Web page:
A contemporary sports romantic comedy
Book 3 in the Minnesota Ice series
Author Lily Kate
Narrated by Kasha Kensington, Iggy Toma
Published by Tantor Media
Publication date Jan 2, 2018
Audion Download Only
Running time 9 hrs 21 min
I voluntarily reviewed an advance readers copy of this book. No remuneration was exchanged and all opinions presented herein are my own except as noted.
Good things come in extra-large, smoking hot birthday suits.
Things like Cohen James.
Bad boy Cohen James has screwed up yet again. Star forward of Minnesota’s pro hockey team, Cohen’s made a name for himself—and not in a good way. So, at the insistence of his agent, he’s stuck volunteering at the local YMCA teaching introductory adult swim lessons for ten weeks. Ten weeks of torture.
What he doesn’t expect is her.
Annie Plymouth, star pupil.
Her ruffled green bathing suit might be the most ridiculous thing he’s ever seen, but after a few heated breaststroke lessons and some intense mouth to mouth, Cohen’s ready to get her out of the water and into her birthday suit . . . except she has a different game plan.
Is the pair destined to sink . . . or can they swim?
Contains mature themes.
Okay – this one didn’t really take. In the first place, I found the plot contrived. Why would a hockey guy be qualified to be a beginning swim instructor? Also, I am sure thousands of people on cruises do not know how to swim, nor do I think knowing how would help you if you fell off one of those floating cities.
Then I was irritated because when they talk about her mother and her mom”s wedding being the reason she is at the swim class it seems ridiculous that she has to explain it again later. Also, when she learns about her friend’s divorce she is shaken even though it seems way too similar to her own parent’s story. We learn that experiences shape the way Annie feels. Even though they are a stretch in the plot sense, Annie’s experiences give a reasonable rationale for her aquaphobia and her fear of relationships.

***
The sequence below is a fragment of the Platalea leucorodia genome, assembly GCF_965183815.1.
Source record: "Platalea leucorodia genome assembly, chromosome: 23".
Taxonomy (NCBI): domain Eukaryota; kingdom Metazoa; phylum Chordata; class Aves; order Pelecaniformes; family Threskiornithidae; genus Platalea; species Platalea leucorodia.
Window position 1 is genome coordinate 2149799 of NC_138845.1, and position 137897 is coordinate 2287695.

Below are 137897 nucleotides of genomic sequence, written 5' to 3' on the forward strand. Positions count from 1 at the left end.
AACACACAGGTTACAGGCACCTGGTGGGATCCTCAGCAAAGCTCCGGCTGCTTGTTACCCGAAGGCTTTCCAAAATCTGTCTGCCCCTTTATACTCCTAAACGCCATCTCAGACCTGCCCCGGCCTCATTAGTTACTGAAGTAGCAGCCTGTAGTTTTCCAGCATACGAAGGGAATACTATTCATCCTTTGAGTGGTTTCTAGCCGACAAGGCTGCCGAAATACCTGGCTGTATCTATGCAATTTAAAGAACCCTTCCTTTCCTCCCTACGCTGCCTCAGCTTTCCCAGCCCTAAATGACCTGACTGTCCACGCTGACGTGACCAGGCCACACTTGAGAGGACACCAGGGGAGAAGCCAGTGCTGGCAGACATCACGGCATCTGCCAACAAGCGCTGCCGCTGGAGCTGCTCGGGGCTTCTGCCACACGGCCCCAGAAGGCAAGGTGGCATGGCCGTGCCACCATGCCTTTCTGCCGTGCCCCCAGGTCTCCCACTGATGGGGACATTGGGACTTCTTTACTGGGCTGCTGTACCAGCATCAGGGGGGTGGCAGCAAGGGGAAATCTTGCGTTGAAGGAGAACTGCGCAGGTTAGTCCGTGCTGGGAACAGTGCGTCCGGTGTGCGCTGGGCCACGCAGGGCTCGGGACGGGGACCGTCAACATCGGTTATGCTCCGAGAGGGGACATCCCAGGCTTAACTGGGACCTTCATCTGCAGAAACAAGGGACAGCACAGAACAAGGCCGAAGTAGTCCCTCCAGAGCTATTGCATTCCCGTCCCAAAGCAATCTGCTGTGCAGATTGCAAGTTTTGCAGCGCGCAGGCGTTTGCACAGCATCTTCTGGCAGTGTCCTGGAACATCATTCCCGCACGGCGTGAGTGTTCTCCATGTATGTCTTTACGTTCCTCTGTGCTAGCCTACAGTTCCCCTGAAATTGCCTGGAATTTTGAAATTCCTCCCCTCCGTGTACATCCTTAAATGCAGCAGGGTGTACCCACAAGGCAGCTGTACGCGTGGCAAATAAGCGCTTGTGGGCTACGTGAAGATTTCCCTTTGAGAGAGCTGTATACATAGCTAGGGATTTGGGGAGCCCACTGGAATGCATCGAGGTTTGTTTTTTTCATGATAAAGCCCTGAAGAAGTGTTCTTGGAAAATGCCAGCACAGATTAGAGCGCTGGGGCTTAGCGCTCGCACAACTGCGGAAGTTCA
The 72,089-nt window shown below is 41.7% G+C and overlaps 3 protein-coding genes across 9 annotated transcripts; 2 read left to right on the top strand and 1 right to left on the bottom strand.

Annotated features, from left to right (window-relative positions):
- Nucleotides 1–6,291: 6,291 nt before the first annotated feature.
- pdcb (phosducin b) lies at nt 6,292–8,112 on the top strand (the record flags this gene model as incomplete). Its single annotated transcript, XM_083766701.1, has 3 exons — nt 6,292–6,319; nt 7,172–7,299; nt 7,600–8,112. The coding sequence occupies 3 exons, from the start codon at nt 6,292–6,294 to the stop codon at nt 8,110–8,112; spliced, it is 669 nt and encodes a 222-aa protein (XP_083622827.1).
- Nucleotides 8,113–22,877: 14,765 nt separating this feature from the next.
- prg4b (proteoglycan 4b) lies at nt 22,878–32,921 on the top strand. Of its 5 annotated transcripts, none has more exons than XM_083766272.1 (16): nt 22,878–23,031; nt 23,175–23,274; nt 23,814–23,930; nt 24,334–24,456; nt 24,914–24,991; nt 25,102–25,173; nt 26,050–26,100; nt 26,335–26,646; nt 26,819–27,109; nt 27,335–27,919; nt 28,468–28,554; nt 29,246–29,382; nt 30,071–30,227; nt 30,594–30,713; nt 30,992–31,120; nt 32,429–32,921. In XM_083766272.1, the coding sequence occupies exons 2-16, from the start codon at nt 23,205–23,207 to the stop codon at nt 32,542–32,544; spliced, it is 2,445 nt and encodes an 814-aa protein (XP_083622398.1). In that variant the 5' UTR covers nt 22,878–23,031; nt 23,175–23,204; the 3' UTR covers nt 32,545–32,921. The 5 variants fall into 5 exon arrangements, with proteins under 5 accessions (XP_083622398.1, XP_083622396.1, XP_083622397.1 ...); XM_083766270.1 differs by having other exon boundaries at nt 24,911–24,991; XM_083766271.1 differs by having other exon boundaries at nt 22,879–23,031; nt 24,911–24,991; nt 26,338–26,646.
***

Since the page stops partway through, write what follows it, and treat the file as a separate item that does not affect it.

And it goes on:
The dynamic between Annie and her grandmother seems the most likely in the story — other than the relationship between Annie’s new friend, Leigh and her son. Any wacky grandmother is sure to merit comparison to Grandma Mazur in Janet Evanovich’s Stephanie Plum series. Annie’s granmother has more interest in activities like swimming than Steph’s pistol-packing, wake-loving grandmother. Even though Annie’s Gran pulls some crazy stunts she seems a little less crazy and a lot more grounded than the Evanovich version of a widowed grandmother living with her adult daughter.
I liked both narrators: Iggy gives just the right amount of macho bravado and Kasha gives the young and older women appropriate vocal representation.
This one really failed to do it for me. The male and female love interest, Cohen and Annie were interesting but I felt the plot was too contrived to make it work for me.